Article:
The Midas Plague - A satire about overconsumption in which the poor people have all the material wealth and the rich people have few possessions. In other words, the have-nots have everything. Pohl tells us that Horace Gold, editor of Galaxy Magazine, pestered him (and every other Galaxy regular) to write this story for a year or so, but he declined "because I don't for one second believe any such world could exist." Well, Mr. Pohl, neither do I. You were right the first time. If you can swallow that unbelievable premise, "The Midas Plague" is a funny story, although too long, but ultimately, I just don't buy it.

The Snowmen - An odd little story about the willful ignorance of ecological disaster, set against the framework of -- well, how shall I put this? A booty call!

How To Count On Your Fingers - This is a non-fiction article about the advantages of base 2 over base 10. Pohl makes an interesting case, but I'm not persuaded. As he admits in the afterword, the binary numbers look "hideous," at least if you haven't grown up using them, and I don't think most people will find it easy or desireable to replace "seven" with "ditditdahditdit."

Grandy Devil - A dimwitted young man discovers that his family has a quality that sets them apart from the rest of humanity. This is really more of a fable than science fiction. The least deserving story in the collection, if you ask me.

Speed Trap - A scientist gets fed up with wasting so much of his time making the rounds of conventions, delivering papers and networking. He comes up with a method of getting all that work out of the way in a quarter of the time -- but why can't he ever get it done? You can see the twist in the end coming a mile away.

The Richest Man in Levittown: If you suddenly inherited a fortune, how would you spend your money? If someone offers to sell you a drug that gives total recall, say no.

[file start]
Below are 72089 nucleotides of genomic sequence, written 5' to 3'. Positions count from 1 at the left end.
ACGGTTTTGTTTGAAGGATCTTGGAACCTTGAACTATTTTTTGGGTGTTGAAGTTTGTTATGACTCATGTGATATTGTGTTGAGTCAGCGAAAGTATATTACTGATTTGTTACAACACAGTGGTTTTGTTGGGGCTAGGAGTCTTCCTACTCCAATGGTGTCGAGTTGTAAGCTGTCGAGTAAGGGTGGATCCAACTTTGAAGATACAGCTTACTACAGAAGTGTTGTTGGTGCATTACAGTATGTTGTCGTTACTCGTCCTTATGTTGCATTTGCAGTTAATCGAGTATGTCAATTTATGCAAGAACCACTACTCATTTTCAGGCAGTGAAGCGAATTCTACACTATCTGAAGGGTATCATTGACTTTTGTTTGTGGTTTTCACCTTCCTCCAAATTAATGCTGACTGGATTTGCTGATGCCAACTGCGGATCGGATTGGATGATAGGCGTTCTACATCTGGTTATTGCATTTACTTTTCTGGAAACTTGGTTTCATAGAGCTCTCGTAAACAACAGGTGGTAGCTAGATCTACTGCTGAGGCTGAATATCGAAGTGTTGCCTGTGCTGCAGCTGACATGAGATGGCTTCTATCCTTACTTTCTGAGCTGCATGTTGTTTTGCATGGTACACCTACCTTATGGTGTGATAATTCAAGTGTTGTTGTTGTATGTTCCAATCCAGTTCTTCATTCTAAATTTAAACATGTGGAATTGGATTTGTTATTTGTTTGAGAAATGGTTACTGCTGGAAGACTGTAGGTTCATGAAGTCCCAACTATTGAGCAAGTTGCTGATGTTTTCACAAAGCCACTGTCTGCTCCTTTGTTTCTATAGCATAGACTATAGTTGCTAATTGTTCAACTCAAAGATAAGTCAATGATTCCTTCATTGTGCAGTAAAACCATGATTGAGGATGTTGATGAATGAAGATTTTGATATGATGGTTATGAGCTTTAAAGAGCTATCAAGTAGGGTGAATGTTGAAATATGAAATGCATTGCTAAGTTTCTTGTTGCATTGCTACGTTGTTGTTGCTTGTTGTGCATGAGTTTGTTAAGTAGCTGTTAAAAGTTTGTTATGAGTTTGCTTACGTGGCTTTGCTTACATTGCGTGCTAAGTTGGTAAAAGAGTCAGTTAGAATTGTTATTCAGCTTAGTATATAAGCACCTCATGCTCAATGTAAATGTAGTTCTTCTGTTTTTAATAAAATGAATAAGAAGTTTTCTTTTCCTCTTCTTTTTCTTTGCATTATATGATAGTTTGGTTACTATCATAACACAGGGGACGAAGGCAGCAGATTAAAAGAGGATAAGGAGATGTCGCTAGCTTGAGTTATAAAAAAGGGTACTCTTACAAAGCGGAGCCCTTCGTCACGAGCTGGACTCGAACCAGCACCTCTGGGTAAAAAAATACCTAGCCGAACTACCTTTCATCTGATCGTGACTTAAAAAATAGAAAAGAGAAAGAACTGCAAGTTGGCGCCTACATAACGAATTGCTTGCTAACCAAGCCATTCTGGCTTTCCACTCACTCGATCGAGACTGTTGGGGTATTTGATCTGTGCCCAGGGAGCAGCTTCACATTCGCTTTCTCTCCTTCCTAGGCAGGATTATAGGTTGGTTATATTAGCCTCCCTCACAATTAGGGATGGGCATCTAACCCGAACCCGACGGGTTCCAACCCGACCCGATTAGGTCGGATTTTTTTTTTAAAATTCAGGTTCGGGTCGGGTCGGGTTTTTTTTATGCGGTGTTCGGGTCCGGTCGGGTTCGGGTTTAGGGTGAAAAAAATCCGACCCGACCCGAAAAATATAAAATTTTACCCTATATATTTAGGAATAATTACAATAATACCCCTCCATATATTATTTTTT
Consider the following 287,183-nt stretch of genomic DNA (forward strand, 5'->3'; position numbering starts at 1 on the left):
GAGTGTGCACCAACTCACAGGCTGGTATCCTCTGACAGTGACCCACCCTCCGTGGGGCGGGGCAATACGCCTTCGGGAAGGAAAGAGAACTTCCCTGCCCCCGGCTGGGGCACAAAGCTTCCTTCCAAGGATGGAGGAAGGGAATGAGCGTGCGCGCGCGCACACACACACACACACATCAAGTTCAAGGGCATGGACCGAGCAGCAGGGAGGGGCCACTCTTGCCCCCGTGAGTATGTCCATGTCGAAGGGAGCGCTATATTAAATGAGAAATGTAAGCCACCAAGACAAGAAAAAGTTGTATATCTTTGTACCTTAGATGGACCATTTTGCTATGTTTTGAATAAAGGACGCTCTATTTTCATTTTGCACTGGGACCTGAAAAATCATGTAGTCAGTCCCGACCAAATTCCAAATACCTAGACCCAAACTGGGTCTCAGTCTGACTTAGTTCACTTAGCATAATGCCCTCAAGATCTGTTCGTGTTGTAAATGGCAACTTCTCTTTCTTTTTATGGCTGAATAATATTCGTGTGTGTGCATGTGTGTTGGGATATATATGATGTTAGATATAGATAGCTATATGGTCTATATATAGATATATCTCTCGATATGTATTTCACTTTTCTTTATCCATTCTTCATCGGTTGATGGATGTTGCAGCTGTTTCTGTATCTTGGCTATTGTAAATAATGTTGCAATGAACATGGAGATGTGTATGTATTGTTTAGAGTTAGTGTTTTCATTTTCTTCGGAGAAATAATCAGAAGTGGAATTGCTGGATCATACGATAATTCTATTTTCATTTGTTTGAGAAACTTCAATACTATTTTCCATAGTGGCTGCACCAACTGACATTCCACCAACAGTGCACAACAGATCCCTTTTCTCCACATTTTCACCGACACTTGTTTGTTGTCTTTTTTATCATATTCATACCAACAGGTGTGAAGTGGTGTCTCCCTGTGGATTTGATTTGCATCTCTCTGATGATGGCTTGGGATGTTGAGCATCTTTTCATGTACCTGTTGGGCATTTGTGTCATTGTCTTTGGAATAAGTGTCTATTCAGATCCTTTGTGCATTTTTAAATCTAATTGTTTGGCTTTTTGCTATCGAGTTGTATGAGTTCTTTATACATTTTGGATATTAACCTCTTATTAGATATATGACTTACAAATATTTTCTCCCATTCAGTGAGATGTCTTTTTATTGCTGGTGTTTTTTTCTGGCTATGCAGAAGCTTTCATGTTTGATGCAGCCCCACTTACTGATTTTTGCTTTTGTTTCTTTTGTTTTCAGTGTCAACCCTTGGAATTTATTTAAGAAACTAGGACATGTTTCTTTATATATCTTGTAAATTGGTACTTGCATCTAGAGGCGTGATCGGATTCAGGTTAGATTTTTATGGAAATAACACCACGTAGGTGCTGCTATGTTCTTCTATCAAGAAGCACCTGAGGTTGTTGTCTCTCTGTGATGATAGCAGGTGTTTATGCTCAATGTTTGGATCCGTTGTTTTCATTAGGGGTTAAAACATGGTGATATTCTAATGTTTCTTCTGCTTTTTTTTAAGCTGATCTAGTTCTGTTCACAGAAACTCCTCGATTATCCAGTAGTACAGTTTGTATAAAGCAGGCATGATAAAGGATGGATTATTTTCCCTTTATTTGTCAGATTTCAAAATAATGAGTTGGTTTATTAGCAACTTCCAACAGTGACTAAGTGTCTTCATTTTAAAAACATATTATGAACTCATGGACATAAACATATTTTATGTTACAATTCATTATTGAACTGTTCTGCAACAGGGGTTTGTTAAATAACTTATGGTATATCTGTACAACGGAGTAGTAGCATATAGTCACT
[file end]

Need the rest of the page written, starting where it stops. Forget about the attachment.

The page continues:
The Hated - A dark tale that strips away all the romance from being an astronaut. Interplanetary travel is not a romantic adventure, but a harrowing ordeal that leaves astronauts so psychologically scarred that they're obsessed with murdering each other once they return to Earth.

The Martian in the Attic - No sympathetic characters in this story. An unpleasant man schemes to blackmail the richest businessman in the world, having deduced the source of all his inventions. But he might not have figured out all the angles...

The Day The Icicle Works Closed - When Altair 9's economy collapses, people are forced to rent out their bodies to visiting tourists. But what happens to your own minds while someone else is using your body? The answer is the most vivid scene in the collection. A fascinating story.

The Census Taker - A story told from the POV of a harried census taker, but it turns out that census taking means something very different to him than it does to us.

The Children of the Night - A slick PR executive represents his most challenging client: an alien race that performed sadistic experiments on children during their recent war against Earth. Another standout, a smooth and cynical story that goes down like a dry martini.